I want to express my deepest gratitude to everyone who has supported us thus far. It’s not an easy process to put yourself out there and fund-raise, but I keep the community in the front of my mind. I’m willing to compromise and give all my effort into this for the sake of the collective, so that I can move beyond myself and inspire community-building and artistic representation among women, people of color, LGBTQ individuals and allies. 

Like Gloria Anzaldúa talks about during the fourth stage of “Conocimiento” [the call…el compromiso…the crossing and conversion] She says, “In the fourth space, a call to action pulls you out of your depression. You break free from you habitual coping strategies of escaping from realities you’re reluctant to face, reconnect with spirit, and undergo a conversion” (545). I am ready to ‘take action’ and don’t think I’ll stop until the day I die.
To support Southern Woman’s Bookstore, please visit our GoFundMe.


Texas Grrrl Activists to Open 13th Feminist Bookstore in the U.S. 

In a day in age where a white dude receives nearly 60 grand for eating a potato salad, it is especially important to foster a sense of community by donating and promoting to activist projects that go perpetually unsupported. 

We hope that the tumblr community can help change this by supporting a project created by a woman of color, a queer woman, and a queer woman of color. 

With that being said, the Denton, Texas Femme Fest Organizers/the creator of Muchacha Fanzine are excited to announce the biggest project we have ever taken part in. We have teamed up and have worked endlessly this summer to share this dream with you… FUNDRAISING TO OPEN UP THE NONPROFIT INDEPENDENT FEMINIST BOOKSTORE & COMMUNITY CENTER IN DENTON, TEXAS, SOUTHERN WOMAN’S BOOKSTORE!!!

This bookstore would be the 13th feminist bookstore in the nation and it would include diverse books & zines with an emphasis on women, POC & LGBTQ writers, artistic events (open mics, musical concerts, film screenings, art shows), consciousness-raising workshops, and more! 


  • Donate through our GoFundMe! (Each donation matters despite the amount. Seriously if every tumblr feminist spent 1 minute of their time to DONATE $5, a safe radical activist bookstore and cultural community center would be able to exist and thrive and positively impact thousands of people in the South where a space like this is desperately needed)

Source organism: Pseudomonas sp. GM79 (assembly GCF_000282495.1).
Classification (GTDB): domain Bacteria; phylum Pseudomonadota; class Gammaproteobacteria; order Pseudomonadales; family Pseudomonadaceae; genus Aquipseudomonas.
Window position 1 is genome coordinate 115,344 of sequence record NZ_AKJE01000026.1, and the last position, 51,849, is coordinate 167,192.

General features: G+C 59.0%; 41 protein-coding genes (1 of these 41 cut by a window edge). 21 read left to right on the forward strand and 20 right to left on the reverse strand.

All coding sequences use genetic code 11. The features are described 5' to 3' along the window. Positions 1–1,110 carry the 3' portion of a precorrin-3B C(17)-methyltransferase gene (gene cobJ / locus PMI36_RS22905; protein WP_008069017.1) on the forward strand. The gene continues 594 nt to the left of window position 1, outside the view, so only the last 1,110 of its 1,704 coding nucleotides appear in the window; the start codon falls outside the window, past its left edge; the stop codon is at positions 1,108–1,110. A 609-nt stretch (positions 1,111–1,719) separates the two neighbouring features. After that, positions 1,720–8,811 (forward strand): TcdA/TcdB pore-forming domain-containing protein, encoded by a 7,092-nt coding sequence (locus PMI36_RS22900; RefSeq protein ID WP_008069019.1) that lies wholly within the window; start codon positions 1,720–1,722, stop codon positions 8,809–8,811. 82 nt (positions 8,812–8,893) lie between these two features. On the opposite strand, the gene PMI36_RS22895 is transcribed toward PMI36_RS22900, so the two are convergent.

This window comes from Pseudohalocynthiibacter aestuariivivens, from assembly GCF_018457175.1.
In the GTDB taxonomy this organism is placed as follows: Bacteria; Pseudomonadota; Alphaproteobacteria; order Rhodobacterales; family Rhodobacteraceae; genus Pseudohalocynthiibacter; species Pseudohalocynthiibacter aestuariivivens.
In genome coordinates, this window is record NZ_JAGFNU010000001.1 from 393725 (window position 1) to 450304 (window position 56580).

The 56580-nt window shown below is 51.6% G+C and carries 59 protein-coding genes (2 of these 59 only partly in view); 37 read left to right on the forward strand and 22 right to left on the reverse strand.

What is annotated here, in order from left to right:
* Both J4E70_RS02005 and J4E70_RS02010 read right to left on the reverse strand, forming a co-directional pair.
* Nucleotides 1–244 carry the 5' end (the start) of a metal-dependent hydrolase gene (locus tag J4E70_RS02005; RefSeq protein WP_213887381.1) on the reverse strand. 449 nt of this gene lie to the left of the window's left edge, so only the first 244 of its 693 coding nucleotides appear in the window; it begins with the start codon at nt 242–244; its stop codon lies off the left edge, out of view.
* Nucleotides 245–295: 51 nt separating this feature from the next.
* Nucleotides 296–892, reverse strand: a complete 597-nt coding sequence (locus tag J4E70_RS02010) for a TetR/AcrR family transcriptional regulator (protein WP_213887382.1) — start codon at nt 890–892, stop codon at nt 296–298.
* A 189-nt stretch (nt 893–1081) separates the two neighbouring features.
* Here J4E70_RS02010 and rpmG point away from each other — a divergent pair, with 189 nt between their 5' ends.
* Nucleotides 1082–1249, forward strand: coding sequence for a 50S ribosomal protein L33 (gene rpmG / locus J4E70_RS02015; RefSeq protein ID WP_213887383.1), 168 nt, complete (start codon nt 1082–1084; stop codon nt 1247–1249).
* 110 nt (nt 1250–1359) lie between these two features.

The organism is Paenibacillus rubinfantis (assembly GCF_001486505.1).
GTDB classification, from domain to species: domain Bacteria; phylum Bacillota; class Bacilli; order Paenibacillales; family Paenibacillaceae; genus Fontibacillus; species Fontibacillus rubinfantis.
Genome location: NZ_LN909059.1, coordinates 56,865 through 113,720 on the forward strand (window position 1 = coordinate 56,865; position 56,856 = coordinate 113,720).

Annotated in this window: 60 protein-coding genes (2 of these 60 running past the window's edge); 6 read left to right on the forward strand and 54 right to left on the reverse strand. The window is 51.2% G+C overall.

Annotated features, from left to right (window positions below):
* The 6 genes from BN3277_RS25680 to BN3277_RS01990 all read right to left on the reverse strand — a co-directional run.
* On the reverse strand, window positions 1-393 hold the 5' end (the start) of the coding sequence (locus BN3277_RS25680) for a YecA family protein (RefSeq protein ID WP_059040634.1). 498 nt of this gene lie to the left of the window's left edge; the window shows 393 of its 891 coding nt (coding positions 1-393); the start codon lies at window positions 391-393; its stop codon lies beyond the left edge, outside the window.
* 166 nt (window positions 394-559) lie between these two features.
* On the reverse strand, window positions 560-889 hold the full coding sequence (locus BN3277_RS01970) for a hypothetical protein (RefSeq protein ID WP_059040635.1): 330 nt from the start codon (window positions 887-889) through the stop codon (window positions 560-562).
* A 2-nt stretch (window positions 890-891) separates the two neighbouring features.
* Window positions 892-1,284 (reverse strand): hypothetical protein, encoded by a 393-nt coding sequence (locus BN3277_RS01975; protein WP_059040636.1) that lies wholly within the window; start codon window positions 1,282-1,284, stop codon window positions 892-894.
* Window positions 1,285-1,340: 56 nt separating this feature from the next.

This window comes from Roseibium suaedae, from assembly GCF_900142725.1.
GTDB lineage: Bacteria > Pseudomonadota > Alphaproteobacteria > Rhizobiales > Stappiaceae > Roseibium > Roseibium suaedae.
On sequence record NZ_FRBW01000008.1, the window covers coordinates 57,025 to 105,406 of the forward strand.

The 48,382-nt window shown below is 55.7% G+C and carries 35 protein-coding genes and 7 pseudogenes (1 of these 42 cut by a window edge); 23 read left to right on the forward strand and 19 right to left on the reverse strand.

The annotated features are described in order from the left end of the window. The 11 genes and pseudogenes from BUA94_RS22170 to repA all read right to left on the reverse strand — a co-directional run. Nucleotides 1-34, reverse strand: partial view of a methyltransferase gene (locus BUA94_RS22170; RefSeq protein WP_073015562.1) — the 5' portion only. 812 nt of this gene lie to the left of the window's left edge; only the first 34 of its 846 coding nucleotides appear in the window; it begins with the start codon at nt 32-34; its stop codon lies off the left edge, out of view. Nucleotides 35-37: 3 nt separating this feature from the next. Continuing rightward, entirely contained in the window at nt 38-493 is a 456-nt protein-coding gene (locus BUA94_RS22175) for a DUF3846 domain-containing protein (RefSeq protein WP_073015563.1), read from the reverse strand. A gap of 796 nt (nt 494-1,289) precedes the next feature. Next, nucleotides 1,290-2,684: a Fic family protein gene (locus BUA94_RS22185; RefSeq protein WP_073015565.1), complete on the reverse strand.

• Reblog this post! 
  • Spread the Word! Like us on Facebook! 
  • Check out our Website! 
  • Follow us on Twitter!
  • Donate books and zines! (Email us at for a mailing address to send them or for any questions/comments/concerns.) 

Stay tuned for the Third Annual Denton, Texas Femme Fest Nov 21, Femme Fest this year will be benefiting Southern Woman’s Bookstore. 

In a world where women, POC, LGBTQ projects are time and time again unsupported, please please please consider being involved in the preservation of our knowledge, activism and art!!!

Tumblr Community, I double dare you to support small town grrrl activism and reblog this. Let’s shoot for 100,000+ reblogs. 




  1. Duanna Johnson: In Febuary 2008, Duanna Johnson, 40yrs old, was arrested by two Memphis police officers and was brutally beaten and abused in a Memphis jail by the two police officers. Her assault was caught on taped and aired on major news channels, garnering major attention. Duanna went public, talking about her assault and became “the public face of our community’s campaign against racism, homophobia, and transphobia.” On November 10th, Duanna was shot ‘execution style’ between Hollywood and Staten Avenue in Memphis, Tenn.
  2. SANESHA STEWART: Sanesha Stewart was stabbed and killed on Febuary 10th, 2008, by an ex-convict who was enraged after finding out she wasn’t cisgender. Sanesha was 25yrs old.
  3. DANA LARKIN: Dana Larkin was murdered while working as a prostitute in Milwaukee, Winsconsin. She was 26.
  4. CHANELLE PICKETT: Chanelle Pickett was strangled in November 1995 at the home of William C Palmer after he realized she wasn’t cisgender. Palmer was quitted of murder and only served 2yrs in prison on assault and battery charges. Chanelle was 23.
  5. VENUS EXTRAVAGANZA: Venus Extravaganza was strangled and stuffed under a bed in a New York City hotel. Her body was found 4 days after her death. 
  6. BRANDY MARTELL: Brandy Martell was fataly shot in the torso and genitals in a street corner in Oakland. Brandy was 37yrs old.
  7. LATEISHA GREEN: LaTeisha Green was fatally shot on November 14, 2008. Her killer, Dwight DeLee, was found guilty of first degree murder as a hate crime against gays.
  8. PAIGE CLAY: Paige Clay was found murdered in an alley in West Garfield park, Chicago. She was 32 and well known in the Chicago ball scene. 


Muchacha Issue #8
"Nuestros Cuerpos/Our Bodies"

"We are Texans, we are proud, and we’re here to fucking stay!"

As Texas residents, we, along with millions of others across this country and the world, are negatively affected as our bodies become a battleground for conservatives to dictate. Released at Denton TX’s second annual Femme Fest Benefit, this 30 pg edition is themed around reproductive justice. Topics include the birth of Cicada Collective (a group that provides access to reproductive resources in North TX), reproductive activism in Mexico, reproductive health 101, abortion chronicles, powerful poetry, visual art, photography, satirical lyrics destroying Rick Perry & promoting Wendy Davis, plus more!

Buy a copy here for only $2.00